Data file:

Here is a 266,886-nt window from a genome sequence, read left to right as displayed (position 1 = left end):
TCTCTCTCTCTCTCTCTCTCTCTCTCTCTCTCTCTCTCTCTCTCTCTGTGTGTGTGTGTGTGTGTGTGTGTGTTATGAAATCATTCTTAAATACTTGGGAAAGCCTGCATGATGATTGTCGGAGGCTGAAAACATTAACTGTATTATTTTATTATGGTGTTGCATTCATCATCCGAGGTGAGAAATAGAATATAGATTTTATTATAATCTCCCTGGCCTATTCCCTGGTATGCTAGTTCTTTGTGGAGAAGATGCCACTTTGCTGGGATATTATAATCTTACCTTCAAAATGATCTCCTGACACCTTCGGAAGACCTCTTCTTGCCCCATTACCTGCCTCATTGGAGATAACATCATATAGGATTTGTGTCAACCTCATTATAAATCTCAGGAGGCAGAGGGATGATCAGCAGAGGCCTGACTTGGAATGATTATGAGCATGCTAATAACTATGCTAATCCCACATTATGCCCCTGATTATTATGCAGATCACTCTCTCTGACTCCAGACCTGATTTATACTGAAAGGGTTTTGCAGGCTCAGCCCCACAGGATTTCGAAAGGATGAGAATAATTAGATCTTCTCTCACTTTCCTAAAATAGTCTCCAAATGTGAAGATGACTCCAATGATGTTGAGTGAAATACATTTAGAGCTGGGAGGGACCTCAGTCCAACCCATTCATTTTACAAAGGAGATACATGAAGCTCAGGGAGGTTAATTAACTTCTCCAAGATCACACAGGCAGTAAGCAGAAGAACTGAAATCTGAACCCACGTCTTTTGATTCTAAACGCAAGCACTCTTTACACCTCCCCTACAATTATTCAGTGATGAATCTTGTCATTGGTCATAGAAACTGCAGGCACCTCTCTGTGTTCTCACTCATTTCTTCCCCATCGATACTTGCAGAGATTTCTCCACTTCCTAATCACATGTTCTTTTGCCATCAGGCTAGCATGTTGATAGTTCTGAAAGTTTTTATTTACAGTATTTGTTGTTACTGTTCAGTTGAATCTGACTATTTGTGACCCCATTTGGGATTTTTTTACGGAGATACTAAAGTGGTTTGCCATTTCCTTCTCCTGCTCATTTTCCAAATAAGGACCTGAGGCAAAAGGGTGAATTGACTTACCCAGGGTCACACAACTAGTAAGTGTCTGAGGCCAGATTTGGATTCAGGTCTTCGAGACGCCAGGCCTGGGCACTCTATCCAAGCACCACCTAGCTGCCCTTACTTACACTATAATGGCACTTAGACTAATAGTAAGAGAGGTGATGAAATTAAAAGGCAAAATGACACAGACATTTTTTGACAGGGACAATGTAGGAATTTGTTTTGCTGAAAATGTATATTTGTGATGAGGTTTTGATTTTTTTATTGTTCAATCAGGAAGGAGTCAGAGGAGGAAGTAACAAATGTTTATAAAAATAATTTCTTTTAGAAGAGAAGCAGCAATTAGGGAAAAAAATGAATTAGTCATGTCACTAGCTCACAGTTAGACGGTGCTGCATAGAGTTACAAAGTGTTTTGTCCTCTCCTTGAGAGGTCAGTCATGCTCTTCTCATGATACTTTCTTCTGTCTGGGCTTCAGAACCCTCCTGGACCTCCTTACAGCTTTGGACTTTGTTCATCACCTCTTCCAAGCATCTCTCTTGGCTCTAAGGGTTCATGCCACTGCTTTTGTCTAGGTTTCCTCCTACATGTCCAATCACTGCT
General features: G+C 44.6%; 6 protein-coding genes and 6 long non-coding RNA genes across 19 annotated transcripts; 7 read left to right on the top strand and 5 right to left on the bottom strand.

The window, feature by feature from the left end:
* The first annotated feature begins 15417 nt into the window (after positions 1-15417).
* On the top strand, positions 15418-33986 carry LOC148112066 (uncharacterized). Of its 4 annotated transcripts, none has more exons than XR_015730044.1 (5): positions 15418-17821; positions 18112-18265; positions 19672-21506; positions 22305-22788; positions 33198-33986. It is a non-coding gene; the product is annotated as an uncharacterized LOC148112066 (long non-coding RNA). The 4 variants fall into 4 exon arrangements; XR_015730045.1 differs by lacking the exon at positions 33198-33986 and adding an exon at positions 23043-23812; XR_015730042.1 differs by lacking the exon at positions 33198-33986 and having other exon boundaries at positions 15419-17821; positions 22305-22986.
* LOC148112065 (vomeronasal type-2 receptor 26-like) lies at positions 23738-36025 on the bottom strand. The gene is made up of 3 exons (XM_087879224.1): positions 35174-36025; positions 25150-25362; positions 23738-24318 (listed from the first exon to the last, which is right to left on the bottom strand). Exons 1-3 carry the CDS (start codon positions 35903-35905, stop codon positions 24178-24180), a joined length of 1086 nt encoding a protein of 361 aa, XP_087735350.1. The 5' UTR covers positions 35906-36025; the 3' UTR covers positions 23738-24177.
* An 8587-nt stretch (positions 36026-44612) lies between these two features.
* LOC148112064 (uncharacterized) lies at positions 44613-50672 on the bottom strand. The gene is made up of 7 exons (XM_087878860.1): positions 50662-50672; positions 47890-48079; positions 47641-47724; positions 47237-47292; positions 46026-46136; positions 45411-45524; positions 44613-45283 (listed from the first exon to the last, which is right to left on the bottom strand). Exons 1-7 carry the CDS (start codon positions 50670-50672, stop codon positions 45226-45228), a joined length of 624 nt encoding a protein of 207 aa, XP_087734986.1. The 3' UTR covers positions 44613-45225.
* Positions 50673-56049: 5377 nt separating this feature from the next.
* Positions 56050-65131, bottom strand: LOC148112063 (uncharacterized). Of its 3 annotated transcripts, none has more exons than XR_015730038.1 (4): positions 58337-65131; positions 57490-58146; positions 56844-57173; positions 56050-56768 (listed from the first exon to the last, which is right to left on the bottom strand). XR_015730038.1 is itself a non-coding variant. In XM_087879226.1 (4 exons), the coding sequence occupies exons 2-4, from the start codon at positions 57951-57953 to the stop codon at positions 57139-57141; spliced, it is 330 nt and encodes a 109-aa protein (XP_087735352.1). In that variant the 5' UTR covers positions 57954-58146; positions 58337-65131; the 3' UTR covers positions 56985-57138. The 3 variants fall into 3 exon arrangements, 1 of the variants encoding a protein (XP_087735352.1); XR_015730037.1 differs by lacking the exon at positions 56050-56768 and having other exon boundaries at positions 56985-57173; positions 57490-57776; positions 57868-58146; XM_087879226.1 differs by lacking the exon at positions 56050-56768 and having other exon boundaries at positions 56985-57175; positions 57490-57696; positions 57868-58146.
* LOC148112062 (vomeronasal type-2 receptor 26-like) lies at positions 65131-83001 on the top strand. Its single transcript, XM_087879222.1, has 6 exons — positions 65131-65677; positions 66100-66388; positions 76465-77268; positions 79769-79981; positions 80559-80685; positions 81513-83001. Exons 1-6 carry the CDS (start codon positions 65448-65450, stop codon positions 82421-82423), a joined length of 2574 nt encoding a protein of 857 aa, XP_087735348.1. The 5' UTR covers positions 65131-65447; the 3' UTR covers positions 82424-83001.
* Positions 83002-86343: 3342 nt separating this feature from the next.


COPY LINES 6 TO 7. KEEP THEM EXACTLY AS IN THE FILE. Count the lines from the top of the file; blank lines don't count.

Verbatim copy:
* On the top strand, positions 15418-33986 carry LOC148112066 (uncharacterized). Of its 4 annotated transcripts, none has more exons than XR_015730044.1 (5): positions 15418-17821; positions 18112-18265; positions 19672-21506; positions 22305-22788; positions 33198-33986. It is a non-coding gene; the product is annotated as an uncharacterized LOC148112066 (long non-coding RNA). The 4 variants fall into 4 exon arrangements; XR_015730045.1 differs by lacking the exon at positions 33198-33986 and adding an exon at positions 23043-23812; XR_015730042.1 differs by lacking the exon at positions 33198-33986 and having other exon boundaries at positions 15419-17821; positions 22305-22986.
* LOC148112065 (vomeronasal type-2 receptor 26-like) lies at positions 23738-36025 on the bottom strand. The gene is made up of 3 exons (XM_087879224.1): positions 35174-36025; positions 25150-25362; positions 23738-24318 (listed from the first exon to the last, which is right to left on the bottom strand). Exons 1-3 carry the CDS (start codon positions 35903-35905, stop codon positions 24178-24180), a joined length of 1086 nt encoding a protein of 361 aa, XP_087735350.1. The 5' UTR covers positions 35906-36025; the 3' UTR covers positions 23738-24177.